Pureed Winter Soup

ParsnipsI was trying to ‘mix-up’ my soup making and decided that taking what was at hand and ‘repurposing’ it was the solution.  Using this method you can enhance and ‘disguise’ vegetables in addition to making them nutritious and delicious!

This is a method that you can use to make a soup base that can be frozen in small batches, then thawed and you add new fresh ingredients to make it new and unique, each time.

The basic technique is this:  You take whatever vegetables and herbs are at hand and simmer them in a stock; veg or meat.  You highly season this base, far more than you would if you were going to eat it as is.  You also leave it a bit on the thick side, as you will be adding more liquid when it is actually served.  Another thing:  you are going to puree this base, so you do not have to make the vegetable pieces the ‘correct eating size.’  Just get ’em washed, peeled and chopped and in the pot they go!

If you want to go the extra mile, prep your veggies in advance and use the tops, peels, etc to make your stock.

Simmer PhaseYou simmer this concoction for a couple of hours; just make sure the longest cooking vegetables are done through before you shut off the fire.  (In my case, the cores of the parsnips.) Think of this as a stock pot where you only simmer for a few hours and will be pureeing all after cooking.

Since this is October in the Pacific Northwest, we have an abundance from the garden, but only 5 or 6 ingredients are still OK.  My batch today consisted of the following, you can use this as a guide: (items in bold came fresh from our garden.)  It’s also a good way to use up odds and ends that are too small to use any other way; ie, one broccoli stalk, 1/4 of a red onion that is screaming “use me, please!”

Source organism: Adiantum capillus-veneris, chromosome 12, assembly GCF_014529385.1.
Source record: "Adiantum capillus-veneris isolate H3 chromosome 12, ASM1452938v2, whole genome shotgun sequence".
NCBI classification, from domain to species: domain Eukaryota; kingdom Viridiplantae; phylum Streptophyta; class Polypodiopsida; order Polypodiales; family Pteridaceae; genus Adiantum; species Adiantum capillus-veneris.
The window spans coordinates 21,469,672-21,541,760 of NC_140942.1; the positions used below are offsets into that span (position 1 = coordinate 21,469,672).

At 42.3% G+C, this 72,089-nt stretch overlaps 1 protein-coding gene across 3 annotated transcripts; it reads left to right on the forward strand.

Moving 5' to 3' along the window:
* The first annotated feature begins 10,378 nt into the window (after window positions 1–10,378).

Broccoli stalks, the flower tops were eaten previously.
Red Onions
Red Bell Peppers
Green Bell Peppers
Red Chard with stalks
Italian parsley, stems and all
Cilentro, stems and all
Cooked pinto beans, white beans would work, too.  I would stay away from black beans.
Chicken Stock to cover

(In my 11/18/13 batch, I also added frozen tomatoes and frozen bell pepper strips.)

And for the Seasonings:

Bay leaves, chopped  jalapenos, cumin, salt, pepper, turmic, chili powder, sesame oil, soy sauce, Mrs. Dash Original.



I like whole bay leaves.  Be sure to count them when adding, then remove them ALL before blending.  (This is a trick I learned in commercial kitchens:  Always COUNT the bay leaves!)  If you select whole leaves, they will not fall apart and be easier to identify when extracting.

Cook this down and let cool.  Then run through a food processor or blender until it is smooth.  Freeze in small containers or use right away.  Lots of carrots mean a more orange soup base, this one came out more green pea soup in color, for some reason.  The pinto beans, the broccoli??

BlenderTo use:  heat an amount of this base in a pan.  Add one or more of the following:



  • More stock
  • Chopped tomatoes, a bisque?
  • Milk, cream of vegetable?
  • White Sauce, thicker cream of vegetable?
  • Grated cheese
  • Water
  • Cooked meats: sausage, chicken, etc.  I like to sauté Italian sausage, bulk or chopped links, add the base to the pan, then add hot milk or hot stock to get the correct thickness.

Peasant BreadWith a slab of my Peasant Bread,  this makes a nice meal!

Seems like a lot of trouble for just soup?  I have found that I take extra care in making a large pot of something that will be eaten over the course of the next few months than for a one-up dish for one meal.  You are also making about 2 gallons of finished soup for each gallon of made base.

Dennis’til next time,
Dennis George
Highland Garden House B & B
501 E. Highland Ave.
Mount Vernon, WA 98273
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